My experiences in the float tank pose the question: Who am I removed from everything else? Who I am is energy and peace.

Here’s an example of the difference between my post-float and ordinary consciousness: After floating, I turn my phone back on and see that there are text messages and notifications from social media. But there’s barely even a hint of curiosity or interest around that. I’m not looking for communications or information to enhance my life in any way or to add anything to my reality because I am absolutely complete right now. I don’t need anything at all – from anybody. There’s really no need to check my phone in the first place. Nothing can contribute to my experience right now. It’s awesome to feel absolutely complete, fulfilled, and tranquil.

I really appreciate the sensory deprived environment because I am quite sensitive to sensory overload in general. I don’t have a TV and find it extremely jarring when the television is on when I’m away from home. The same is true when I go to a mainstream movie theater and have to sit through pre-show entertainment and trailers. It’s too loud and over the top! I also experience sensory overload in shopping malls and at crowded places and events. And forget bars! I can’t handle anything about that environment and have avoided them my entire life! Even when I taught kindergarten and spent the day steeped in the energy of a classroom of active, young children, I needed to lock my door, turn off the lights, and decompress/meditate next to my soothing water fountain when they were out of the room, to recharge my batteries for the rest of the day.  For me, the quieter and simpler the environment, the more at ease I feel. So I am totally in my element in a float tank.

From my experience, it seems the state of mind you bring into that float tank shapes your experience. There was only one time when I didn’t have a pleasant float. It was in late May heading into the weekend of the anniversary of my mom’s death. I was in a great deal of emotional pain at that time, fraught with raw grief, and the sensory deprived environment just made me more aware of the illusion of separation between me and everything else. It was the exact opposite of what I’ve experienced every other time I floated and was only because I was in such a fragile state of mind at the time. In the tank, I experienced the urge to be connected to the living world and couldn’t handle being alone. I turned on the light at one point just to feel anchored to something instead of surrendering to the usually deep and fulfilling nothingness of the tank environment.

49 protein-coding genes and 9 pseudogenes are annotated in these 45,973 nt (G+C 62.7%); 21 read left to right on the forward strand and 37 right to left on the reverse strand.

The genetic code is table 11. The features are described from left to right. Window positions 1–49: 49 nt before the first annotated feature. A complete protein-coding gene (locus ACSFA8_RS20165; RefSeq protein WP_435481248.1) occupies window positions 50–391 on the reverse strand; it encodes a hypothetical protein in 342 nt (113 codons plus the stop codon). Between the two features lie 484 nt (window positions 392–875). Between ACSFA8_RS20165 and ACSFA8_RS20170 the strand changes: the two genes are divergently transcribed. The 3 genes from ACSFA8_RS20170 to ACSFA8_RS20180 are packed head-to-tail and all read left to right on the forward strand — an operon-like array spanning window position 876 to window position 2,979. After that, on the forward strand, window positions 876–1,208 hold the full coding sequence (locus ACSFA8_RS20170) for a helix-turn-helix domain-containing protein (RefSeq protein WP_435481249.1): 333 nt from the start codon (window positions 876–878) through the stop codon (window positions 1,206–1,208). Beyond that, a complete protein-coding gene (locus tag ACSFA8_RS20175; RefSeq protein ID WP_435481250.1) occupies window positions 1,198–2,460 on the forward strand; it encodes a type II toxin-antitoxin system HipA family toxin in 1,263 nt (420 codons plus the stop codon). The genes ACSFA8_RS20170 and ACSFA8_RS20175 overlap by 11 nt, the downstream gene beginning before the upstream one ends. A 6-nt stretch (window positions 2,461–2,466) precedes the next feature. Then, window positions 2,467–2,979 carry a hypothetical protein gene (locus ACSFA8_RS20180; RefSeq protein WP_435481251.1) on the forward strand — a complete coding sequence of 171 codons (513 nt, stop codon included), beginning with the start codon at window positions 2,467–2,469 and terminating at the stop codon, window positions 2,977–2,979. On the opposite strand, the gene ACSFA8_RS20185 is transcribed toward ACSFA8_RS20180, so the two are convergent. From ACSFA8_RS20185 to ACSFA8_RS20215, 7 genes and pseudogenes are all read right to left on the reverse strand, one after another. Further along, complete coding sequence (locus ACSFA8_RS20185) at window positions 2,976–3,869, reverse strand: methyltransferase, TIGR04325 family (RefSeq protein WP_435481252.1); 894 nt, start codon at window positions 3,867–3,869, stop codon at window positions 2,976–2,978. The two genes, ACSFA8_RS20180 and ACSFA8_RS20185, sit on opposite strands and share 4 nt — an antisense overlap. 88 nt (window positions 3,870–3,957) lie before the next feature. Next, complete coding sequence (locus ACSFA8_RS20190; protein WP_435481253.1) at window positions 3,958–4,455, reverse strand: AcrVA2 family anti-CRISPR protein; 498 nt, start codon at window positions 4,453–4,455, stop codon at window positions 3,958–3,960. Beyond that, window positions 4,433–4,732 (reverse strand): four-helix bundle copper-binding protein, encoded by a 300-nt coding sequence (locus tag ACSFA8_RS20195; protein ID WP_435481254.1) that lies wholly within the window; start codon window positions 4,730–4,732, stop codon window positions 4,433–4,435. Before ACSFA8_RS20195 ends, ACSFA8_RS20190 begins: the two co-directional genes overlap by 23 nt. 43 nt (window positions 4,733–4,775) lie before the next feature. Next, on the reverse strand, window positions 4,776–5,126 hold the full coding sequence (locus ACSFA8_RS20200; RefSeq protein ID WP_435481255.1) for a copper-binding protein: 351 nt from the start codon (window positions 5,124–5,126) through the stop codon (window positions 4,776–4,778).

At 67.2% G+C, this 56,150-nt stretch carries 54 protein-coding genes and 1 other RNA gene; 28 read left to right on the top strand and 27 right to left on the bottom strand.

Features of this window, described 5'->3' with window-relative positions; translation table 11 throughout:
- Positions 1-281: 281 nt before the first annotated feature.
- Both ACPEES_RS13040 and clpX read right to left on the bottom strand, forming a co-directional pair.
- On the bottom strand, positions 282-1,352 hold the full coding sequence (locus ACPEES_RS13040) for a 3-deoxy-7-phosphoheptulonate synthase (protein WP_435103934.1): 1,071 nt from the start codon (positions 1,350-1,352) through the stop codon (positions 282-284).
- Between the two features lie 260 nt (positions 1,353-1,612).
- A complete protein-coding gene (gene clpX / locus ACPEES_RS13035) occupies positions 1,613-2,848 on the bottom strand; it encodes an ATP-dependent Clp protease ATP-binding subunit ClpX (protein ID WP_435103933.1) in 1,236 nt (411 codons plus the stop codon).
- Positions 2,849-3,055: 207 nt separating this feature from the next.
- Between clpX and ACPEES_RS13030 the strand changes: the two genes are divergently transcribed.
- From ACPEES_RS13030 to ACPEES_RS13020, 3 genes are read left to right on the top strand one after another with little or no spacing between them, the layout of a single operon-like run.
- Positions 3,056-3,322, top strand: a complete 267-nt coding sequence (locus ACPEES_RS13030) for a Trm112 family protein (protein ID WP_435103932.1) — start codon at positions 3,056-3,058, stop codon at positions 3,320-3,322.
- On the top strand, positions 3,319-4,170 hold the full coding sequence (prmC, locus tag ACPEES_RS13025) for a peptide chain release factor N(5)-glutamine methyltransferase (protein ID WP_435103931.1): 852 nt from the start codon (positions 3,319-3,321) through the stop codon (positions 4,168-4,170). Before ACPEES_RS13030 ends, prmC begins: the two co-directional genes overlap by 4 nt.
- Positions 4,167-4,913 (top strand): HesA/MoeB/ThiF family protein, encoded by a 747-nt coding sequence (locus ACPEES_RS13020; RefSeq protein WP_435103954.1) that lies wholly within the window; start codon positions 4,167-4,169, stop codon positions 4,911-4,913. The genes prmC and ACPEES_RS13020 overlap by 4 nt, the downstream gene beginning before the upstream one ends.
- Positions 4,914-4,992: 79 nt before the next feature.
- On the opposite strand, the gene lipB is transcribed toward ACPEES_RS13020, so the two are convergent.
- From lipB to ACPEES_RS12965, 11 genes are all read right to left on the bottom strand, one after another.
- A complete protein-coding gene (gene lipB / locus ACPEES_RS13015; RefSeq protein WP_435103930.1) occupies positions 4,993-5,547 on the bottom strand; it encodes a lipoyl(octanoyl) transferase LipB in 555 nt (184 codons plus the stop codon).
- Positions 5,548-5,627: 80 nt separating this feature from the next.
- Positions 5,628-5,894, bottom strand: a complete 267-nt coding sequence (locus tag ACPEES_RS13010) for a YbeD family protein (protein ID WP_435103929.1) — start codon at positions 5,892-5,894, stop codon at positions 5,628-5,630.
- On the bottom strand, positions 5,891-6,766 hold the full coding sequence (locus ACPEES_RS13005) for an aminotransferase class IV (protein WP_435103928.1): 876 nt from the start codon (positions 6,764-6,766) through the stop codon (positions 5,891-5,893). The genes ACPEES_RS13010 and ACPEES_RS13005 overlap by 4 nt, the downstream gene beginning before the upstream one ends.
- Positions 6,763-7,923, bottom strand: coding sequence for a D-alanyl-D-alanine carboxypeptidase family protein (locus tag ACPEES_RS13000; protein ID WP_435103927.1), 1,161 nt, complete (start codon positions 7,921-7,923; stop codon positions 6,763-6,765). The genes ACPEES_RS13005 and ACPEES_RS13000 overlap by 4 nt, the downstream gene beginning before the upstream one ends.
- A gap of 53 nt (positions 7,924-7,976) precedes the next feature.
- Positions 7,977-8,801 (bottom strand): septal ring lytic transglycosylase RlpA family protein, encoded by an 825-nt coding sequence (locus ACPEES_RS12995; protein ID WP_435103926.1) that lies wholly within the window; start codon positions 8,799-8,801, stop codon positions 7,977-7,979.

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But that experience provided me with some insight about what it must be like to die – which was totally relevant to the anniversary of my mom’s death and re-experiencing the days and hours leading up to it. I remember thinking that when you die, you want to be in a place of resolution. You don’t want to have unfinished business or deep, dark secrets festering inside because something like that could make it really hard to let go. I recall when my grandfather was dying and kept repeating an agitated cycle in which he looked up at the ceiling, exclaimed his (still living) sister’s name, and stated with urgency, “I’ve got to get out of here!” It seemed there was something important he needed to tell his sister before he could give in to the process and die a peaceful death. I advised my mom and uncle to contact her and see if she could talk with him on the phone. They were unable to reach her, told him so, and asked if they could convey a message for him. After hearing that, he fell silent. The cycle stopped, and he died a couple of hours later. I always wondered what was so important that caused him to fixate on her during the final hours of his life. Was their last interaction discordant? Did he need her forgiveness? Did he have information he needed to share with her? Was he worried about her? He took that mystery with him to the grave, but one thing was certain: Something related to her was getting in the way of him being at peace.